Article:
78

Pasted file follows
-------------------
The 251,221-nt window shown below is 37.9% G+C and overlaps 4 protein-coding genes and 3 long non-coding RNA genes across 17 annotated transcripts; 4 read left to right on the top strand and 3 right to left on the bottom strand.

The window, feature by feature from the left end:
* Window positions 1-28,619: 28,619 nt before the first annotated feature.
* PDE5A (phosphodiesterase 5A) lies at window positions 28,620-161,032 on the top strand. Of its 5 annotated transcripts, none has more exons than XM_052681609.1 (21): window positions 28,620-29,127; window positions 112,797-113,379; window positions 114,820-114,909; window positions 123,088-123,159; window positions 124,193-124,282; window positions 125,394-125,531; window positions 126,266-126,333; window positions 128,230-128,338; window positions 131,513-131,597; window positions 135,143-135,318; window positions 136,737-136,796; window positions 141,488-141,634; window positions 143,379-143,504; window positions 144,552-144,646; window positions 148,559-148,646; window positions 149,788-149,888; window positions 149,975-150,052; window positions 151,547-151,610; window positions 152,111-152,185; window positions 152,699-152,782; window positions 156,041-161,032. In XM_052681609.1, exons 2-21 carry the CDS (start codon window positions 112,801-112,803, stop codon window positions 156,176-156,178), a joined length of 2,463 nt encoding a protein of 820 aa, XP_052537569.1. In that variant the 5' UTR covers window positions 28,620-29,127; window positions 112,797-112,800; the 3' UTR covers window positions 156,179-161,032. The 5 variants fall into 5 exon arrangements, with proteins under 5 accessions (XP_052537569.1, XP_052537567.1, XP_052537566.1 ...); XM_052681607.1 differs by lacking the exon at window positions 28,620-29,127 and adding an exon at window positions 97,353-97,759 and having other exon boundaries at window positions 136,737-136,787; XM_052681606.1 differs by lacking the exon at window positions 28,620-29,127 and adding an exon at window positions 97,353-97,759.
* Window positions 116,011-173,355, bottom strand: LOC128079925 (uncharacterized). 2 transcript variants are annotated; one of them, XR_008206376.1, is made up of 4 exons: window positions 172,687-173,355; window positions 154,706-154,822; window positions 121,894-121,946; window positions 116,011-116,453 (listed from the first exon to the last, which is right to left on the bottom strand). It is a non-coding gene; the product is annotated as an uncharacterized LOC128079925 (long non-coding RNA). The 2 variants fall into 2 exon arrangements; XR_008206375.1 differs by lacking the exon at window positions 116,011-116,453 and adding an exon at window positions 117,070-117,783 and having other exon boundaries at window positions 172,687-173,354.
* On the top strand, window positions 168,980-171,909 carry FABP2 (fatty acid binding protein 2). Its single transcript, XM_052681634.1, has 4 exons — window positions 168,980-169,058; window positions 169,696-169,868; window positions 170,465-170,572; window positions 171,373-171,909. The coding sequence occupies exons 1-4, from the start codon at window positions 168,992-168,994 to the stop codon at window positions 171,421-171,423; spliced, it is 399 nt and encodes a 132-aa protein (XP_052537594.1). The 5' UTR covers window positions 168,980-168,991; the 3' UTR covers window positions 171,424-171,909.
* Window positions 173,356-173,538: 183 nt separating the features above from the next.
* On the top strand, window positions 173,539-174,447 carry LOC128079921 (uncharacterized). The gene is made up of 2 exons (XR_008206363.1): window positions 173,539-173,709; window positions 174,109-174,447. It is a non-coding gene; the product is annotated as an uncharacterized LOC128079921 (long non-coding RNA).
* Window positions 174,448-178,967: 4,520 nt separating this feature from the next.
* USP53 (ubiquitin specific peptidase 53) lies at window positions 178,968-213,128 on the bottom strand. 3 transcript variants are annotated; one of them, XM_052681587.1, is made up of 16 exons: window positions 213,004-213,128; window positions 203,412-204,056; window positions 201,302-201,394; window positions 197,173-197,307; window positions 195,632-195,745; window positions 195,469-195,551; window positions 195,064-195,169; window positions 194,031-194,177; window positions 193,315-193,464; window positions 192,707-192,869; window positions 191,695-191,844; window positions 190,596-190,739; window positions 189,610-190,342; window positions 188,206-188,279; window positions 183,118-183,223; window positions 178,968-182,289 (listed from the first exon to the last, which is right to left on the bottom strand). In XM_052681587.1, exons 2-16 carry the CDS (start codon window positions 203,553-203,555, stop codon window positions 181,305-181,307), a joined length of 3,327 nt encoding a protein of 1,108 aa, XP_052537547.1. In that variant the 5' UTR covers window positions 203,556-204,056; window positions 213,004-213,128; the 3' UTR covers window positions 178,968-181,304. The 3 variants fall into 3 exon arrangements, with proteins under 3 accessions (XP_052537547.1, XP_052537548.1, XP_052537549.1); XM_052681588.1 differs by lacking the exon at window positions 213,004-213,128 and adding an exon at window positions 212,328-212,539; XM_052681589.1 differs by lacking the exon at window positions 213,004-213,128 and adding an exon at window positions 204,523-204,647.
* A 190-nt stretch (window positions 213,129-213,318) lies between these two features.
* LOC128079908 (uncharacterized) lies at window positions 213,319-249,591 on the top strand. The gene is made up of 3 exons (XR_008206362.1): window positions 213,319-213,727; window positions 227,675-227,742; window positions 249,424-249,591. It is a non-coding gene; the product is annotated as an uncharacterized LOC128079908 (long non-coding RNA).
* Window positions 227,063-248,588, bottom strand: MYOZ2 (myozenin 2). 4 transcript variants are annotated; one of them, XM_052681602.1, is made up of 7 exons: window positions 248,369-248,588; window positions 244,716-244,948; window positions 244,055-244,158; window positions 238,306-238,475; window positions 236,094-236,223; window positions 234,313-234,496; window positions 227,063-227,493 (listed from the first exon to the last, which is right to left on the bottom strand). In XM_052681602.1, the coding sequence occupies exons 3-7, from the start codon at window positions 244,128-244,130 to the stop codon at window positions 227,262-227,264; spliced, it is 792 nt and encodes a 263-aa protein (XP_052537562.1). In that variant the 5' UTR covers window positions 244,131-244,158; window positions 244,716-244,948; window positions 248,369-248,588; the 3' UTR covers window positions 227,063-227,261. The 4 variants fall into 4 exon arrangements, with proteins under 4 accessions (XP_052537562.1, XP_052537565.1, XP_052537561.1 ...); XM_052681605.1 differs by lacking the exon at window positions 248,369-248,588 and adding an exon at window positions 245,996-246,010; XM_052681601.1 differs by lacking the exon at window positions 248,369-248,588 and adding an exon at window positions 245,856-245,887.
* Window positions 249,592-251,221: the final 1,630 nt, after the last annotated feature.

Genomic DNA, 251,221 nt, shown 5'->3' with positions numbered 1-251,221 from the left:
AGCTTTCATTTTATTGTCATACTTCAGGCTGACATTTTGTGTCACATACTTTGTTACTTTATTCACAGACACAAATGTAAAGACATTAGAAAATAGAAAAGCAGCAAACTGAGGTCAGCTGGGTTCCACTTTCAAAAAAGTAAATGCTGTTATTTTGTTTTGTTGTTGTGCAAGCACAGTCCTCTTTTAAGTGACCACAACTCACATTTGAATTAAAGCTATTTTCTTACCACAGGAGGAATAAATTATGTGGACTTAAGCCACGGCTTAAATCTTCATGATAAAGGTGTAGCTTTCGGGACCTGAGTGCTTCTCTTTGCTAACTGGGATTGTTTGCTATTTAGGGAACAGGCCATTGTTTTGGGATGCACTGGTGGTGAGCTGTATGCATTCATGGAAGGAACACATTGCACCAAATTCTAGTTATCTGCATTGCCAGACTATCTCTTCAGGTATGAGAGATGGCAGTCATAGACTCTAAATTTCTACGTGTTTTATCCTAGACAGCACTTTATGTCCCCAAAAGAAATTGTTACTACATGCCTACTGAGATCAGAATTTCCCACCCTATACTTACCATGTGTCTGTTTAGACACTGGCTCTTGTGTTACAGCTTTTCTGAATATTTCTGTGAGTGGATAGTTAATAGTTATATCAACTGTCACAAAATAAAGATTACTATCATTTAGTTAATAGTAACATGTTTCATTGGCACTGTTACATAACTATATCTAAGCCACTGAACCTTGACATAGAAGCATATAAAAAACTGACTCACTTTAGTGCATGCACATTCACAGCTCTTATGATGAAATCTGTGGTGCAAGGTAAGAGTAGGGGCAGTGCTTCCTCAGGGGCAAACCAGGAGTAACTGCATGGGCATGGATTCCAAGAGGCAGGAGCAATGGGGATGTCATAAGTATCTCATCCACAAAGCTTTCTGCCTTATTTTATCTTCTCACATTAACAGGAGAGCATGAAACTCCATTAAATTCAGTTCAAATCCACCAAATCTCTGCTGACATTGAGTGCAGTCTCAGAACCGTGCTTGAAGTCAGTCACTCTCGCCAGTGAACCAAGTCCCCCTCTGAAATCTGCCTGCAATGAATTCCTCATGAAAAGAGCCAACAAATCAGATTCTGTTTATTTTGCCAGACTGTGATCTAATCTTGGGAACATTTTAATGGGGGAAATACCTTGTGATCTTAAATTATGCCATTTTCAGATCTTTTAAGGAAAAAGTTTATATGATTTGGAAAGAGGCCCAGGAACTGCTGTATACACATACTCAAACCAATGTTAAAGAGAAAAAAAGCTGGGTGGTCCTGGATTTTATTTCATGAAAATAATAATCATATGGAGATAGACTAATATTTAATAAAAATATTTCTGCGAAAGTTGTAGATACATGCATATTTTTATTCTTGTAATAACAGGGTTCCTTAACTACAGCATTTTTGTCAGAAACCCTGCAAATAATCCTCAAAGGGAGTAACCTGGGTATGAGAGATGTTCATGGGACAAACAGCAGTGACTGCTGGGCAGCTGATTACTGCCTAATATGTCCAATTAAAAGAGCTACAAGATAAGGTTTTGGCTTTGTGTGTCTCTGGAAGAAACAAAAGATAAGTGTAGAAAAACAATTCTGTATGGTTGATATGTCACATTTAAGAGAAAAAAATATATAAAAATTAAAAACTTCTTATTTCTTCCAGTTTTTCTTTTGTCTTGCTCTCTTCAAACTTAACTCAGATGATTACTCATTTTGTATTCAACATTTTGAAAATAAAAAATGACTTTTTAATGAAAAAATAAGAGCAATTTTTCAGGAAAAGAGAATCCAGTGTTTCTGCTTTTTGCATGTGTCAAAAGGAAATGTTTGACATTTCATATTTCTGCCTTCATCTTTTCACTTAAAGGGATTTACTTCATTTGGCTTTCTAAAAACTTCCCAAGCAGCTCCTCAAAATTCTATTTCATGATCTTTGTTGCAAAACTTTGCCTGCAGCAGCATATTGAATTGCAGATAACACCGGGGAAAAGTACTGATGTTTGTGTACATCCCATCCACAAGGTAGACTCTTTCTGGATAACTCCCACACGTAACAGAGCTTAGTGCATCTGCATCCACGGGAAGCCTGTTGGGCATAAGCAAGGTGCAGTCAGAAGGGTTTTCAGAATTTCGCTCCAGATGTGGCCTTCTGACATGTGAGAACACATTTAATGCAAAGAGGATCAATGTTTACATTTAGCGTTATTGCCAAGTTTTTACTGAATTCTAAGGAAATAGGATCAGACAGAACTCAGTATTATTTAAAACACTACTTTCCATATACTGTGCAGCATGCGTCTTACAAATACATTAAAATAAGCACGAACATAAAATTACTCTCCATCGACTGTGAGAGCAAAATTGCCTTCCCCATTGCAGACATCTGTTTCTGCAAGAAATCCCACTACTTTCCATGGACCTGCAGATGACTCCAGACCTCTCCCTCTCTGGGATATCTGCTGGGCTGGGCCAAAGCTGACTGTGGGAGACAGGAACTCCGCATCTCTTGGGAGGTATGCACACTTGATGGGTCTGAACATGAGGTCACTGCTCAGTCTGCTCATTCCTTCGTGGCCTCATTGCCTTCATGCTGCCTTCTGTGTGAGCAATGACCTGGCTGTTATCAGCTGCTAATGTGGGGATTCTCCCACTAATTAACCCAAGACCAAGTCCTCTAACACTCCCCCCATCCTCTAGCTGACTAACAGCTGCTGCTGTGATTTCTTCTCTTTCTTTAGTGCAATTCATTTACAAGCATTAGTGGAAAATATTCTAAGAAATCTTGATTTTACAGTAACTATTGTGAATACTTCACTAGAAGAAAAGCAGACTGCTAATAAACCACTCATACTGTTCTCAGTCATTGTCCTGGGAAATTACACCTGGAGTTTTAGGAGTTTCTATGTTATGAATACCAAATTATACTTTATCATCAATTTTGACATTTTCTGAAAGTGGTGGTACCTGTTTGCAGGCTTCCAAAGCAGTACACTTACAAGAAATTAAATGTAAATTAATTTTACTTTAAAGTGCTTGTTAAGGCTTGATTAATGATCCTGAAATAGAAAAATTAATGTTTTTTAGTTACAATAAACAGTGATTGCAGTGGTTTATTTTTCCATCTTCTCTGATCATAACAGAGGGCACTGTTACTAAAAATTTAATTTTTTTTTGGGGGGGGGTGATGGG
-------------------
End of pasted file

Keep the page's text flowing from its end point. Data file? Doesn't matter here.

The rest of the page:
Guy Caron, Guaranteed Income And Climate Refugees